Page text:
As one of the largest producers of turmeric in the world, India manufactures about 80% of the world’s production. Seeing such a huge share in the world for turmeric production, it is hard to believe that a section of our country still lives in superstitions and blind beliefs.
But the women of Yavatmal are making history by taking a progressive step, by cultivating turmeric and shutting up stigmas.
The superstition of Yavatmal district on turmeric production
Yavatmal is a district in the state of Maharashtra in India where women were not allowed to cultivate turmeric. They had become victims of superstitions that prevented their participation in the cultivation of turmeric. Such blatant sexism is a regular part of India, where while some women achieve scientific progress, others are forced into traditional roles. As per the information published in The Hindu BusinessLine, young women of the Yavatmal district were not allowed to cultivate turmeric because it was traditionally believed that if menstruating women touched the plants or their shadow fell on them, it could pollute and destroy the crops.
Financial needs overpowered stigmas
To bring a change to the district of Yavatmal, young women of the district took the initiative to cultivate turmeric and prove the baseless beliefs wrong. They have succeeded in growing turmeric and are now on the path to producing it for the global market to fulfill rising demands. Madhuri Khadse, a farmer in the Yavatmal district, told BusinessLine that the initiative was a product of the pandemic that urged them to take the step to grow turmeric for their families. She also said that some women were reluctant about the idea, but with the help of other women, Madhuri was able to make it a reality.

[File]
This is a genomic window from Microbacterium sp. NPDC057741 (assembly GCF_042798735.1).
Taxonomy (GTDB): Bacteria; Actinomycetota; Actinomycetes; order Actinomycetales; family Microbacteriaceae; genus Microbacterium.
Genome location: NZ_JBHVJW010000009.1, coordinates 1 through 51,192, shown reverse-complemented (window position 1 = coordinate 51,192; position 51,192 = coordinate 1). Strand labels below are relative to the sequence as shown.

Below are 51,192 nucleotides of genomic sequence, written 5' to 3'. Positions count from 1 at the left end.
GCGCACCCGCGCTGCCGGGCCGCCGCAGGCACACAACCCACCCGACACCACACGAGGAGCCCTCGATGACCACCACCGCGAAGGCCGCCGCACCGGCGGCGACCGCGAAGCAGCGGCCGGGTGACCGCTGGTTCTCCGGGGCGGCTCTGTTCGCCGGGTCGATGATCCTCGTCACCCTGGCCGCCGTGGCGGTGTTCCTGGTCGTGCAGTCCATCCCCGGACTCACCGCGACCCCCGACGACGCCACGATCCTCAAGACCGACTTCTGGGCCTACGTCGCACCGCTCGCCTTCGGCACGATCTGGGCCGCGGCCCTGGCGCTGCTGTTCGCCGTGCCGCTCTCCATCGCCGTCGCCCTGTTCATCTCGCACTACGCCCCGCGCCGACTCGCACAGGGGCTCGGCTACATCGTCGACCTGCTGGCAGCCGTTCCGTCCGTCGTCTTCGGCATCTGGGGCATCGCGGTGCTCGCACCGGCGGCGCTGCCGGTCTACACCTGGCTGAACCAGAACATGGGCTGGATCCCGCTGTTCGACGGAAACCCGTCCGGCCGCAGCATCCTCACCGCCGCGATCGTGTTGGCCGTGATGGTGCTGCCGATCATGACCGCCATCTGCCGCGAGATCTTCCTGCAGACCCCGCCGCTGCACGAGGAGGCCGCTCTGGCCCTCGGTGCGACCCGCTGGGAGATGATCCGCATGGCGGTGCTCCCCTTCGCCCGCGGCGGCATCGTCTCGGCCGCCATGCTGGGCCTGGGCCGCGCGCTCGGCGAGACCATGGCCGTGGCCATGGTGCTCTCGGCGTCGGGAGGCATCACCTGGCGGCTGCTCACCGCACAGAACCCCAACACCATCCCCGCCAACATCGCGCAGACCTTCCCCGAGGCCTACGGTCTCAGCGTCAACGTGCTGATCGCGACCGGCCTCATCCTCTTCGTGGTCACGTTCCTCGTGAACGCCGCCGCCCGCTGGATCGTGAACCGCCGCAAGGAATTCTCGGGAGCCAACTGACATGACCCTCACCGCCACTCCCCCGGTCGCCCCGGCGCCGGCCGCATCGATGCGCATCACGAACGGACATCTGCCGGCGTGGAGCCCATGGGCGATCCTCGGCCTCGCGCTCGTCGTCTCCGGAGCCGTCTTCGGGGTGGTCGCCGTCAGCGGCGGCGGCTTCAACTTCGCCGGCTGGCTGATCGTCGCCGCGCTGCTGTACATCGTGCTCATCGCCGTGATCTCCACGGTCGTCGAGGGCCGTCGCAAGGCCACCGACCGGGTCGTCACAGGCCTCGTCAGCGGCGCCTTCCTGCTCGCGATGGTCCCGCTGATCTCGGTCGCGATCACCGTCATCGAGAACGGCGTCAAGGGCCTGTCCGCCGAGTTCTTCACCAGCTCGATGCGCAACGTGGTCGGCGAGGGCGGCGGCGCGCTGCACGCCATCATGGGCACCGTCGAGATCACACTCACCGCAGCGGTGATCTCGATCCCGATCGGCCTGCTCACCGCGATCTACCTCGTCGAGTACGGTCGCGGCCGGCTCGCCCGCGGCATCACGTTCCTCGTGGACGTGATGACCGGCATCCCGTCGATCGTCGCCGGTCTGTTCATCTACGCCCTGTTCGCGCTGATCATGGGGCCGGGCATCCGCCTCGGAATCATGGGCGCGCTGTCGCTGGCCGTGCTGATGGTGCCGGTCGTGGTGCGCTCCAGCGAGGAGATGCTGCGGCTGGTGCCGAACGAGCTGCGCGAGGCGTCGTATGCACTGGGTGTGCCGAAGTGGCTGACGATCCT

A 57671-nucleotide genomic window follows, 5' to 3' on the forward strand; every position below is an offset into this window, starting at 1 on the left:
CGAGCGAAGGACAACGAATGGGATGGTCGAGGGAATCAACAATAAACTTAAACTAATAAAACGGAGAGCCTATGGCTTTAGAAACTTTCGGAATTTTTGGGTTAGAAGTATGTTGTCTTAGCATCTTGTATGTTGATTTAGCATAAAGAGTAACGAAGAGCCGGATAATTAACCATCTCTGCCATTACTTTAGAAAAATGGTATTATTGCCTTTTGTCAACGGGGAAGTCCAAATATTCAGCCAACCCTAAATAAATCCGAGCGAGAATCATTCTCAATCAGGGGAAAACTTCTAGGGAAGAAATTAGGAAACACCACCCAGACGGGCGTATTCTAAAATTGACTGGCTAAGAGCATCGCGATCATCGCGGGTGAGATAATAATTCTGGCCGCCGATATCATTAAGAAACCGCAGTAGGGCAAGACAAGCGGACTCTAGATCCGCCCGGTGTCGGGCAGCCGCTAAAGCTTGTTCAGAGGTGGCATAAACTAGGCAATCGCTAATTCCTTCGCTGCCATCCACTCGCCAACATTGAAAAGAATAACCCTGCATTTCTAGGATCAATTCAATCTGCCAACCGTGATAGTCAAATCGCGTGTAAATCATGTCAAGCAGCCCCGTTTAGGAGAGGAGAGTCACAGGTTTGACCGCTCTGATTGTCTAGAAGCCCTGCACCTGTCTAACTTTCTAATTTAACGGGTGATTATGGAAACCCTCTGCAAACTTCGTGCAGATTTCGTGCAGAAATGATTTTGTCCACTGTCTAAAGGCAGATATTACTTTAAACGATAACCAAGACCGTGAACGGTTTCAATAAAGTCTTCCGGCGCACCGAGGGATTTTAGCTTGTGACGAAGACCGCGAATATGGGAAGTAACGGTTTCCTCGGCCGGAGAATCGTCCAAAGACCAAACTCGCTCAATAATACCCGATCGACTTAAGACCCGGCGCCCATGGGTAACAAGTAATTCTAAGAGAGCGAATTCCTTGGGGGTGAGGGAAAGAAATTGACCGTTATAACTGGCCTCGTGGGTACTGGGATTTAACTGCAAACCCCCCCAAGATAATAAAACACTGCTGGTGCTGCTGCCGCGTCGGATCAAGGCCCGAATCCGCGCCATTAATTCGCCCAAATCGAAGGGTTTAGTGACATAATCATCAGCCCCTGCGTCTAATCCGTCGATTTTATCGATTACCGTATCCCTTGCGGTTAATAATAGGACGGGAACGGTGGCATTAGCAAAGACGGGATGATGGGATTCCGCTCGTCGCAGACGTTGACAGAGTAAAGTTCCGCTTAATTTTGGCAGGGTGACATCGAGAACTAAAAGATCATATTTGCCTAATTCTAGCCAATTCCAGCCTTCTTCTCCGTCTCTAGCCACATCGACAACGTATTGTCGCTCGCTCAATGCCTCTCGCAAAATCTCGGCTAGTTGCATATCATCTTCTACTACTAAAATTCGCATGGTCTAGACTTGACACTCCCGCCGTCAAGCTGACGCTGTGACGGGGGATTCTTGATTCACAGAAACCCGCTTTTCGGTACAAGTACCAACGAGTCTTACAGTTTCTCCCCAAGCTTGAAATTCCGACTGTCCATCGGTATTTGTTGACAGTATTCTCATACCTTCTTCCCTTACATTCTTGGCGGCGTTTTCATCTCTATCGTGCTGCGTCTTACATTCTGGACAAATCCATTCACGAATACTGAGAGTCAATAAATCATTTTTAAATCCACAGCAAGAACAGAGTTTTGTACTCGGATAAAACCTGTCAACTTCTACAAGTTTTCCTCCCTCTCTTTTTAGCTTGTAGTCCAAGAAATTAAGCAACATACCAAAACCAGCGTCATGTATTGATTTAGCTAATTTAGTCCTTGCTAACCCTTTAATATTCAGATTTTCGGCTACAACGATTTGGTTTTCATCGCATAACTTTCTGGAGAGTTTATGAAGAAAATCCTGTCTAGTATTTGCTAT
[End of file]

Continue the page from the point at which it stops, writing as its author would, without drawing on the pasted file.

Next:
Challenging and overcoming superstitions
Archana Bhoyar said to The Hindu BusinessLine that women in the Yavatmal district always played a vital role in the cultivation process, but they never got the recognition they deserved. She further states that women have to step forward to progress their condition and claim their rights to cultivate and market crops.
The pandemic era gave the women a new hope when they began experimenting and started growing turmeric in their fields. They got seeds from an organization and started to grow them in pots and bags and succeeded in reaping the yield.
The women said that they did all the activities, from taking care of the plants to harvesting, even while menstruating. They say the process will continue, and they will start selling turmeric in the commercial market as well.
A positive impact on the Indian turmeric market
India is the largest consumer and exporter of turmeric in the world, with over 60% of its production getting exported to other countries. Indian turmeric, also known as the golden spice, has always had global demand. Women coming to the forefront to cultivate turmeric by overcoming discrimination could help in balancing the supply-demand chain in the long run.